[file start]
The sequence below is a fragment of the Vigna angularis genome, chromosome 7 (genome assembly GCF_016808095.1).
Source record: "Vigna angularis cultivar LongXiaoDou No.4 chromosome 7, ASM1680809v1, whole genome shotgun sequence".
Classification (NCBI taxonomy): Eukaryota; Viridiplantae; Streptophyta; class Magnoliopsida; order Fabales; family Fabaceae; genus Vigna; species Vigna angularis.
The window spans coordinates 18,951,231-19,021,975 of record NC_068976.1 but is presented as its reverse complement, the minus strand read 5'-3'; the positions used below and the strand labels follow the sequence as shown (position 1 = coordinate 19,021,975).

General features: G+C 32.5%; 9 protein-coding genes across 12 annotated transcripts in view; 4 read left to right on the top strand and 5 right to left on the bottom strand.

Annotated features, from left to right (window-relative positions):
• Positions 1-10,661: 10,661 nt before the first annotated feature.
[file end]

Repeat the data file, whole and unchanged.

The sequence below is a fragment of the Vigna angularis genome, chromosome 7 (genome assembly GCF_016808095.1).
Source record: "Vigna angularis cultivar LongXiaoDou No.4 chromosome 7, ASM1680809v1, whole genome shotgun sequence".
Classification (NCBI taxonomy): Eukaryota; Viridiplantae; Streptophyta; class Magnoliopsida; order Fabales; family Fabaceae; genus Vigna; species Vigna angularis.
The window spans coordinates 18,951,231-19,021,975 of record NC_068976.1 but is presented as its reverse complement, the minus strand read 5'-3'; the positions used below and the strand labels follow the sequence as shown (position 1 = coordinate 19,021,975).

General features: G+C 32.5%; 9 protein-coding genes across 12 annotated transcripts in view; 4 read left to right on the top strand and 5 right to left on the bottom strand.

Annotated features, from left to right (window-relative positions):
• Positions 1-10,661: 10,661 nt before the first annotated feature.